There's so much to unravel in this story, not the least of which being why all the parents of infants couldn't get a dream to get out of town? In higher criticism, we talk about how Matthew is concerned with giving symbols that a Jewish readership/listener would recognize. Hence all the references to the Prophets. (I contend, however, Matthew is sufficiently Hellenized to have conflated the Hebrew prophets with the Greek oracles, and the damage done follows us to this day. But I digress.)

I don't want to talk about all that this year. (So if you got bogged down in that last paragraph---don't worry about it.)

Anyone who has read any of my Christmas postings over the last few years know that I read the Gospel stories as political stories. They're not only political stories, but they definitely take place within a particular political situation, with men who exercised power absolutely. And here's what I want you to notice.

When people with power (absolute or not) feel threatened, they tend to do what they need to in order to keep their power and position. Powerful people seldom consistently do nice things for poor or weak (physically or politically) people. The weak are apt to become collateral damage in their efforts to maintain power (note every war ever waged).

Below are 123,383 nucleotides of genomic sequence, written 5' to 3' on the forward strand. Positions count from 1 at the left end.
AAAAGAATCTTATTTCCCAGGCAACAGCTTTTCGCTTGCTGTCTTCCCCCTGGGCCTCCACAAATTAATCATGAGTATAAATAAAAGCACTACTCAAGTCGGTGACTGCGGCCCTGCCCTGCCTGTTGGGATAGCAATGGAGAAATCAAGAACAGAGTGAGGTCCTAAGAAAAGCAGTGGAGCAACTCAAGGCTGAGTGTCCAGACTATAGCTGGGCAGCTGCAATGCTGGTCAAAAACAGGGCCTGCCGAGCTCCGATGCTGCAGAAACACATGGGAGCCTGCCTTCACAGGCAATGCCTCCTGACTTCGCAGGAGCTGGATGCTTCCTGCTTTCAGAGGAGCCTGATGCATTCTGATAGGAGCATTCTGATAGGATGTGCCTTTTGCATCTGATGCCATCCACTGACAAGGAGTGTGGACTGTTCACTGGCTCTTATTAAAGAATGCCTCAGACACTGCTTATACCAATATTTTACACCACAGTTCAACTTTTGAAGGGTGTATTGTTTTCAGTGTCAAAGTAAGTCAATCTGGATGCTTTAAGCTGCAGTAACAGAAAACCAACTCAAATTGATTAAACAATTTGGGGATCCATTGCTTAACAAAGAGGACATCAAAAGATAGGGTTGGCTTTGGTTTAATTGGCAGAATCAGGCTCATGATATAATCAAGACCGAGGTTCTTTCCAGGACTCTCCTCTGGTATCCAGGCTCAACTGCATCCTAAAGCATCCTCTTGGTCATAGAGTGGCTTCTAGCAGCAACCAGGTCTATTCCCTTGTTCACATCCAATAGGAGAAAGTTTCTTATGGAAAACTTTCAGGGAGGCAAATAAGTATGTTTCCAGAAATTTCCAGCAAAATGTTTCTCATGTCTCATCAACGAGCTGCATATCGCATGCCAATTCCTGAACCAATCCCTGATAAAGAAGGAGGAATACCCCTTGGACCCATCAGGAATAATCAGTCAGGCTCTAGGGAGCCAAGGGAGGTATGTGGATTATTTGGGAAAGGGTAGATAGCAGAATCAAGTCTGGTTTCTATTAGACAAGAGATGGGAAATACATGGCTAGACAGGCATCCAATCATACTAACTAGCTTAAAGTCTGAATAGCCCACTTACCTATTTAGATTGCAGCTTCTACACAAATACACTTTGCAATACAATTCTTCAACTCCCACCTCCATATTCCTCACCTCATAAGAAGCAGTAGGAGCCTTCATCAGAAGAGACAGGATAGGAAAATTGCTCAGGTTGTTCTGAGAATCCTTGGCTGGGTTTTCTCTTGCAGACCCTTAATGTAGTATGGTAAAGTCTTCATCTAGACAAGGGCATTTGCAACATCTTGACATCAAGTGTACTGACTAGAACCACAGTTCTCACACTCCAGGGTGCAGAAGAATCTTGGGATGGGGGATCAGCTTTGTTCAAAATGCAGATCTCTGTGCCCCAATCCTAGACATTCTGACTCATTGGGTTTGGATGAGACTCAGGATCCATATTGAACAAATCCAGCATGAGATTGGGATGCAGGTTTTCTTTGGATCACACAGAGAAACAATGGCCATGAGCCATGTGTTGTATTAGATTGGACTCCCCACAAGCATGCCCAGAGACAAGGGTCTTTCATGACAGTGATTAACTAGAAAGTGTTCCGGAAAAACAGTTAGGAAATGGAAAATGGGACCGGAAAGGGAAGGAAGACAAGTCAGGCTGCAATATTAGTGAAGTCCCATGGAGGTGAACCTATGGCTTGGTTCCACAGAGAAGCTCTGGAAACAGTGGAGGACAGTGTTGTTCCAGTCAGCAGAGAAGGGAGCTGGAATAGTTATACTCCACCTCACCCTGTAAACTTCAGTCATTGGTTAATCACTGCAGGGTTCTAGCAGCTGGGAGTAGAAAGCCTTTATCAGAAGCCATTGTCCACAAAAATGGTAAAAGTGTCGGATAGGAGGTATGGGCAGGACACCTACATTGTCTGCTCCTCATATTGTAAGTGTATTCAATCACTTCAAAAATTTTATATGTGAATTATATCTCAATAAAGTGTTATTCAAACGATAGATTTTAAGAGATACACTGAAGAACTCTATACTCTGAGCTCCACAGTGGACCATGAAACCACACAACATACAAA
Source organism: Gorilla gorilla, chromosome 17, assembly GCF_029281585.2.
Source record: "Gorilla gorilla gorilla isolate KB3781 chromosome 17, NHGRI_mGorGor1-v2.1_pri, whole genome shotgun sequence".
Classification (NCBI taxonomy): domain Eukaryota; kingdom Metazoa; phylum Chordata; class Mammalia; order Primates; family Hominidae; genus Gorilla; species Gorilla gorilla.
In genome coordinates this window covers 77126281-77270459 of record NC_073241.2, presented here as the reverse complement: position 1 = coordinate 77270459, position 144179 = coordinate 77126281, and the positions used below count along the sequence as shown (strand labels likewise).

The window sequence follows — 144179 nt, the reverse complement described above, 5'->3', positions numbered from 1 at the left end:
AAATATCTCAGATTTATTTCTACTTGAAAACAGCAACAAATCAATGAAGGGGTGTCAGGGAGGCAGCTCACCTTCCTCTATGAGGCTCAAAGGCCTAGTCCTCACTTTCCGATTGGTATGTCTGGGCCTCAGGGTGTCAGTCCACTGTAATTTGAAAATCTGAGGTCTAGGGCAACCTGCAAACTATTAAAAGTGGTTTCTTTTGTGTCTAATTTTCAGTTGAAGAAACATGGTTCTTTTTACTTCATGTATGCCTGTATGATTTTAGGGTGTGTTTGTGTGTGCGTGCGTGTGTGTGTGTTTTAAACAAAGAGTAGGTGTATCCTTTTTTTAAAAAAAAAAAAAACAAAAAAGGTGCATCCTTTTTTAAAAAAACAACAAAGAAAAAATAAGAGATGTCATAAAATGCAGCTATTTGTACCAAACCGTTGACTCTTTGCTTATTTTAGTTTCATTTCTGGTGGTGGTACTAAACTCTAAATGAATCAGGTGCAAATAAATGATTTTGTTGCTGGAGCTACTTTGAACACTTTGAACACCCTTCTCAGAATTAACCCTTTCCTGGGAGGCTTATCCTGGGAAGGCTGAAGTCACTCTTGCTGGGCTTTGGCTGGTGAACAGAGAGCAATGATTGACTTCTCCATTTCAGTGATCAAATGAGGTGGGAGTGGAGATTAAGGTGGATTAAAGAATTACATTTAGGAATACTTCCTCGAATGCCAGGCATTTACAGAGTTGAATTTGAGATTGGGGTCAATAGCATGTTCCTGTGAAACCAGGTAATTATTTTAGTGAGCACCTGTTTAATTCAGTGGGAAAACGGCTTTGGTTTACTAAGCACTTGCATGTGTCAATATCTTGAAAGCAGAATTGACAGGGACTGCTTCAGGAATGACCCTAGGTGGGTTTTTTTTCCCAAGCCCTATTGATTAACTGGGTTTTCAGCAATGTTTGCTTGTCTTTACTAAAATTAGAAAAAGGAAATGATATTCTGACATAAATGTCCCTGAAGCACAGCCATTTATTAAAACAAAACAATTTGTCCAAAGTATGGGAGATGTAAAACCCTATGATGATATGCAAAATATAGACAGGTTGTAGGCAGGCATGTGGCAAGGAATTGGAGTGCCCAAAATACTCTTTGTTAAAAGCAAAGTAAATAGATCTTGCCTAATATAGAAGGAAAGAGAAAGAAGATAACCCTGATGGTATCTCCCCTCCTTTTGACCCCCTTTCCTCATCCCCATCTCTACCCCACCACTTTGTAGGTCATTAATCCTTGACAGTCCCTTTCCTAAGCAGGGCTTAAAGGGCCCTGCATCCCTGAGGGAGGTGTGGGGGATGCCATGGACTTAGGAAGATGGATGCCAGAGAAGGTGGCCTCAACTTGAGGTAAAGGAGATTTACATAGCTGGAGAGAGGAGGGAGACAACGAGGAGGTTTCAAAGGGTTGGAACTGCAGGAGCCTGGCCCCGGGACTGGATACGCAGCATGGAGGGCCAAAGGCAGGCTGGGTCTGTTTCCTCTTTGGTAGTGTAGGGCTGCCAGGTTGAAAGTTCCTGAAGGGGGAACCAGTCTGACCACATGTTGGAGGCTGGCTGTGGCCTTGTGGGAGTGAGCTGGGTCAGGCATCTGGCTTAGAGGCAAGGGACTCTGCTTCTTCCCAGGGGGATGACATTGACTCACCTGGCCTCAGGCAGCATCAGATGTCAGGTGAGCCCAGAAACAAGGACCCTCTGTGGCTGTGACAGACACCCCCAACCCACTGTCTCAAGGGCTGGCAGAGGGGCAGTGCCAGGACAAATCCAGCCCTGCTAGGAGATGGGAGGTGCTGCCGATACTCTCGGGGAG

And what's more, they don't care if you support them or not. They appreciate the support while they have it, but ultimately don't really need you when they have a larger agenda.

We don't really know how many infants were killed in this slaughter. There's no extra-canonical reference to it, so it's questioned if it really happened or if it was just a literary device for Matthew to reference Rachel and her children. I've read an article somewhere years ago that took into account the assumed population of the time and figured that if it happened, it was likely under 20 male infants in all of Bethlehem. So if it really happened, one theory goes, it wasn't a big enough slaughter to be recorded anywhere else. For the Empire, it was just another day at the office.

But assuming it did happen, are we to assume that all the families who lost infants were anti-Herod? Probably not. Surely some of those families liked Herod and his rule well enough, and if they'd had a chance to vote, whould have voted for him.

There's where I want to draw your attention. Even in my country, our democracy, it's never safe to assume that we're safe because we support the president in office. If they feel sufficiently threatened (or if they have a sufficiently fragile ego), they won't care if you voted for them or not. If they feel that a broad-based pogrom is justified, there will be no protection for anyone. There won't be time or bureaucracy enough to figure out which of the little people are worth protecting. They're after this one goal, and if it takes out all the infants in a town to achieve that goal, so be it.